Emily Maitlis has reflected on the controversy surrounding her Newsnight monologue two years ago, and revealed the most shocking aspect of it to her was how quickly the BBC moved to apologise to Downing Street.
The TV presenter received immense backlash for her opening monologue during an episode of Newsnight in 2020, in which she said Dominic Cummings, then Prime Minister Boris Johnson’s chief adviser, had ‘broken the rules’ with a lockdown trip to Durham and ‘the country can see that, and it’s shocked the Government cannot’.
Maitlis’ comments attracted over 20,000 complaints and the BBC later decided that the presenter breached impartiality rules, saying in a statement: ‘We believe the introduction we broadcast did not meet our standards of due impartiality.’
The journalist revealed that it was only the morning after the episode aired, ‘that the wheels fell off’.
Speaking at the MacTaggart Lecture at the Edinburgh TV Festival on Wednesday, Maitlis said: ‘A phone call of complaint was made from Downing Street to the BBC News management.
‘This – for context – is not unusual. It wasn’t unusual in the Blair days – far from it – in the Brown days, in the Cameron days. What I’m saying is it’s normal for government spin doctors to vocalise their displeasure to journalists.
‘What was not foreseen was the speed with which the BBC sought to pacify the complainant. Within hours, a very public apology was made, the programme was accused of a failure of impartiality, the recording disappeared from the iPlayer, and there were paparazzi outside my front door.’
Maitlis found it ironic that the one person who understood the situation was Mr Cummings, who ‘texted [her] that very evening to offer his wry support’.
She continued: ‘So, back to the speed of response. Why had the BBC immediately and publicly sought to confirm the Government spokesman’s opinion, without any kind of due process?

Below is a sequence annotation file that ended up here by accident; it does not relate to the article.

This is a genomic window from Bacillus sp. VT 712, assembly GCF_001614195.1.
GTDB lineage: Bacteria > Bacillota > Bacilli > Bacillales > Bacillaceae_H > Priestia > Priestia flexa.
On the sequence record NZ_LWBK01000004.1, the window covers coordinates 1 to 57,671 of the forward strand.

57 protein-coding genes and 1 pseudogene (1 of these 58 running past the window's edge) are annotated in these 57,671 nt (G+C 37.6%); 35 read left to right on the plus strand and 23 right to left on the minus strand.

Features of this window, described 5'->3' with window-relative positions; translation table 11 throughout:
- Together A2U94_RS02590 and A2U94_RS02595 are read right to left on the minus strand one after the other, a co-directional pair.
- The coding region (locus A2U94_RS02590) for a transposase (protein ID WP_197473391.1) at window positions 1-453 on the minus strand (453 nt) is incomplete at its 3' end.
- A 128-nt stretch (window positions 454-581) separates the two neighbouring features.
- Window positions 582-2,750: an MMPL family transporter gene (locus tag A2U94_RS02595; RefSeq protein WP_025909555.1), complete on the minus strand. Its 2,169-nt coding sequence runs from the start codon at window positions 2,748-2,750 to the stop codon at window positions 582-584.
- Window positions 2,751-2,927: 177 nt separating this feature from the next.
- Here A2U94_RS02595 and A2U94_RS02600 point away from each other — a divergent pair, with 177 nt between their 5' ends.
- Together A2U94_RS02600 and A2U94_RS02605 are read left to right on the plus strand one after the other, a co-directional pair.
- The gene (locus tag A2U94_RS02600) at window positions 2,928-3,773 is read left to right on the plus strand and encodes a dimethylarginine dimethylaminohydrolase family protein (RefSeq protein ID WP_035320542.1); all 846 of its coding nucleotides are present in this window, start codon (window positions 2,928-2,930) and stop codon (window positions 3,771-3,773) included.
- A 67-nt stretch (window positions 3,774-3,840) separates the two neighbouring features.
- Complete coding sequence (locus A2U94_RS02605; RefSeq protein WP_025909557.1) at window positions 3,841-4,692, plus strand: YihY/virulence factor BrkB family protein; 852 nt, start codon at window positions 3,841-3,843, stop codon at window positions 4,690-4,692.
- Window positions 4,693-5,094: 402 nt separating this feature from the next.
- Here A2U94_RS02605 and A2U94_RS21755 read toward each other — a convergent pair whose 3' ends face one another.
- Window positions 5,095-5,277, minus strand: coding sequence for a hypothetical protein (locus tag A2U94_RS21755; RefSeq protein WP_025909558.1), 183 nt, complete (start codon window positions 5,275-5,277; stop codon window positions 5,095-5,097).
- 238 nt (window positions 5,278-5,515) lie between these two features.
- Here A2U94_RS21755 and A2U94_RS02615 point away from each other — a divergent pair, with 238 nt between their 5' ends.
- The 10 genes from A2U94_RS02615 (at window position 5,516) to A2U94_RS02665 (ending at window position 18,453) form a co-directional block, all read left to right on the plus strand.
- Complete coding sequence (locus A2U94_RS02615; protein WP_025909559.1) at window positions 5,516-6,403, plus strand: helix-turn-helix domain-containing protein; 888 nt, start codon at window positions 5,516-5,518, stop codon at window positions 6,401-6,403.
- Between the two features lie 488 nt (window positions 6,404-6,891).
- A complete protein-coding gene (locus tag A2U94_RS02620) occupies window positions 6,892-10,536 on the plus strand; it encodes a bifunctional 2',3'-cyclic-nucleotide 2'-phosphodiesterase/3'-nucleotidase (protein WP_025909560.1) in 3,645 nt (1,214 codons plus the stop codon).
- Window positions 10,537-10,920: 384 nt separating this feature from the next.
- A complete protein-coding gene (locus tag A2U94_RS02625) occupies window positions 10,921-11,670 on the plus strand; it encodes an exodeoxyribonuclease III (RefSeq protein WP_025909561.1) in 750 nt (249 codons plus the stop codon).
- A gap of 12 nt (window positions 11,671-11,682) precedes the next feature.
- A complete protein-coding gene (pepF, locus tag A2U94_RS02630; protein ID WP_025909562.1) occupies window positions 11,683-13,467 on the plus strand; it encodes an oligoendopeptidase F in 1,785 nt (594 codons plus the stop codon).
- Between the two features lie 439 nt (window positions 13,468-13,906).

‘It makes no sense for an organisation that is, admirably, famously rigorous about procedure – unless it was perhaps sending a message of reassurance directly to the Government itself?’
Elsewhere in her lecture, the broadcaster recalled feeling conflicted over an interview she conducted that same year with Hollywood icon Robert De Niro, in which he ‘raged’ about Mr Trump’s ‘mishandling of the pandemic’.
Maitlis told a Newsnight editor that they couldn’t air the interview as it was ‘too anti-Trump’.
‘Adam [Cumiskey] looks at me to see if I’m joking, and I’m not. I am terrified that by putting out the interview as it stands we will be seen as biased,’ she explained.
‘De Niro is a world-famous actor, and a New Yorker, and has chosen our programme, Newsnight, as the place to land his thoughts quite carefully.
‘So why do I feel unable to let him say it without trying to find an equally world-famous actor who that same night is miraculously going to tell us the opposite?
‘And wouldn’t I be tumbling into both-sideism – false equivalence – even if we had?’
Maitlis joined the BBC in 2001 and presented Newsnight from 2006 until earlier this year when she announced her departure, before joining rival media group Global where she hosts a new podcast, The News Agents, and a radio show with former BBC journalist Jon Sopel.
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